There are 18 much richer Australians this week, and it’s not down to a lottery win.
Goldman Sachs JBWere has promoted18 people to become Australian managing directors (MDs) – nearly doubling the 22 it had. Rumour has it they’ll each be on at least US$1.5m (AU$2.0m).
What’s going on?
Craig Drummond, Chief Operating Officer at Goldman Sachs JBWere Sydney says the appointments “reflect the depth of talent and the significant contribution this group has made during what has been a good year for the firm.” Meanwhile, a GSJBW spokeswoman says they were rewards for the ”exceptional performance’,’ and a way of harnessing leadership skills for the company. ”It also shows you can have a dedicated career path within the firm.”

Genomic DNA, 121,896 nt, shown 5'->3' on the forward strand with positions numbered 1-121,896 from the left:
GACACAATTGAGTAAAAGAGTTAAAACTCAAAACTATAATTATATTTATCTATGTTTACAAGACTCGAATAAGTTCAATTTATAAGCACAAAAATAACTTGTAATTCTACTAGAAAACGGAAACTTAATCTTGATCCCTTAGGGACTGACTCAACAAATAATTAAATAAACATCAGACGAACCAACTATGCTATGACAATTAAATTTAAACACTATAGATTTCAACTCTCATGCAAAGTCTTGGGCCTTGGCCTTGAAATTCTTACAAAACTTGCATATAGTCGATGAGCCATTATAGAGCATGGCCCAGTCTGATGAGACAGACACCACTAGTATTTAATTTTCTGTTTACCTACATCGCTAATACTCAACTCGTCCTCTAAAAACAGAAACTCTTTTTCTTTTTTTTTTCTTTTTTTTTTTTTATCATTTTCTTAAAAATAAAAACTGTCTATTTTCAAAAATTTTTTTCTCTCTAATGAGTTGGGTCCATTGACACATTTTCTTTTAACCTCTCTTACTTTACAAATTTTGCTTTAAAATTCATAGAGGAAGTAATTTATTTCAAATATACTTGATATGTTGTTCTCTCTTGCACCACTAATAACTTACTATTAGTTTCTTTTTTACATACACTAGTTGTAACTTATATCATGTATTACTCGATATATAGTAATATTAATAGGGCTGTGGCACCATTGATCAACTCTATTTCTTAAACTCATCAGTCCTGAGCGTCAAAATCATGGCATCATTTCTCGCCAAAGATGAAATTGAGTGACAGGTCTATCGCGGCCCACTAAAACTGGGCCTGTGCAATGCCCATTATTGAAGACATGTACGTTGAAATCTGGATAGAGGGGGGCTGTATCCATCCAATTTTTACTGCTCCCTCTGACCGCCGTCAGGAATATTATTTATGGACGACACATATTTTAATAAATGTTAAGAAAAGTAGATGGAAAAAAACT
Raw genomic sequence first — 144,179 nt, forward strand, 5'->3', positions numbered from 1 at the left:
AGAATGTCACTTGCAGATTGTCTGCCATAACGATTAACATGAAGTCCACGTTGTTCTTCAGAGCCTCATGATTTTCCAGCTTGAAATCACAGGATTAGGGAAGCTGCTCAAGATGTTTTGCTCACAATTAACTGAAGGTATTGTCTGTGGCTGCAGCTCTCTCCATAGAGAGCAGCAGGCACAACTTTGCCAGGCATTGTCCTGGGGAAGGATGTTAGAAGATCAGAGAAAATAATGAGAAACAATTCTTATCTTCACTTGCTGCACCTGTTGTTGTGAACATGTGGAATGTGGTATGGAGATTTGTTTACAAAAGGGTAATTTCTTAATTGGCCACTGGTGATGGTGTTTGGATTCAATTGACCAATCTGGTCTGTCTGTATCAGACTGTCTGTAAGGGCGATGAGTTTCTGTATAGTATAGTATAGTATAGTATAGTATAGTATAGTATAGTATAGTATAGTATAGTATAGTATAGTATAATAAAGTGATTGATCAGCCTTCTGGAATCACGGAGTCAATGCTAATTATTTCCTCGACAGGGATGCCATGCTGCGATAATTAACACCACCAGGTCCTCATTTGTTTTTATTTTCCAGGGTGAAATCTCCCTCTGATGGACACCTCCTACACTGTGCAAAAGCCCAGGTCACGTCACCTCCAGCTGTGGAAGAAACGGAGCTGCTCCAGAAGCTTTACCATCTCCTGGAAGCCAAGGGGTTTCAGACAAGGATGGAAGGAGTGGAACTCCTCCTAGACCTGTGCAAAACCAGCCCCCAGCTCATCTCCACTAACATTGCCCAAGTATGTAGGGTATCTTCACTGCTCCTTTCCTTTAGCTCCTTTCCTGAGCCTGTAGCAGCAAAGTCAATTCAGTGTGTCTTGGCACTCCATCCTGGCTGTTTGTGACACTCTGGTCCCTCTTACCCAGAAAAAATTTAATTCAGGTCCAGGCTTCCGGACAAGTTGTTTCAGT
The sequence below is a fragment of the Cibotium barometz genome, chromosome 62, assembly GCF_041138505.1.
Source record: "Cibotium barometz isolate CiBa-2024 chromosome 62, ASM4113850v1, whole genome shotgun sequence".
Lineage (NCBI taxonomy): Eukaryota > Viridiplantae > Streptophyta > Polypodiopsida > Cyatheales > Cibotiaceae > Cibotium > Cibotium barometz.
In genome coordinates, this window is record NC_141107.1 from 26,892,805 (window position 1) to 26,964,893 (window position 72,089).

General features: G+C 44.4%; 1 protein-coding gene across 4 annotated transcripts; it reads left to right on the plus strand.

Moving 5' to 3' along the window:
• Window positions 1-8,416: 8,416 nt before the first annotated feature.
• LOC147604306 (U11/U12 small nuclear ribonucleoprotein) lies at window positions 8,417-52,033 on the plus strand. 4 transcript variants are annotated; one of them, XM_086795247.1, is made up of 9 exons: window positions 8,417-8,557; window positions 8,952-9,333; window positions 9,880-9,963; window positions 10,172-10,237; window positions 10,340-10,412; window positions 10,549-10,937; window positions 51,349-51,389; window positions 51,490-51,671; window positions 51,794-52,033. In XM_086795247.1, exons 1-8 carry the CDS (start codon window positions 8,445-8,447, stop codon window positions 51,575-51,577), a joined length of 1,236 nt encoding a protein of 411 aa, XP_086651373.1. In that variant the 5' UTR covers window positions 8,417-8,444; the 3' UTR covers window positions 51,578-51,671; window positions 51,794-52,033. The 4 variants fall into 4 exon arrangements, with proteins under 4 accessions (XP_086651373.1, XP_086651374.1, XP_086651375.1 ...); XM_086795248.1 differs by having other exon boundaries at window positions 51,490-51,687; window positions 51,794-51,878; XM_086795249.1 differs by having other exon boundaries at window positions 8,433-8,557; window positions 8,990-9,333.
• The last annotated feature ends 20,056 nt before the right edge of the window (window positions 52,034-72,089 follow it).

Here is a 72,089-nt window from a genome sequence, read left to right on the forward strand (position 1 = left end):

Matthew Gowan, senior manager Hays Banking, says it is a retention strategy, as well as a reward. After all, who’s going to leave with a pot of gold like this waiting?
The disproportionate number of Goldman is a top-tier bank might have something to do with the promotion of legacy JBWere staff. After all, Goldman needs a strong distribution network in Australia, which is exactly what it got in buying JBWere. What better way to tie in JBW bankers than make them MD.
Goldman has a history of promotions and “fantastic remuneration” says John Noonan, Sydney bureau chief at Thomson Financial IFR. “They lock people in at director level. These banks exist to generate profit, and they reward their high-performers and try to keep them.”
Standard & Poor’s New York has a wider view. It believes the rash of promotions springs from Australia’s China-fuelled commodities boom and the explosion of financial institutions in Asia, all of which are hungry for bankers – many of whom live just south of the Equator.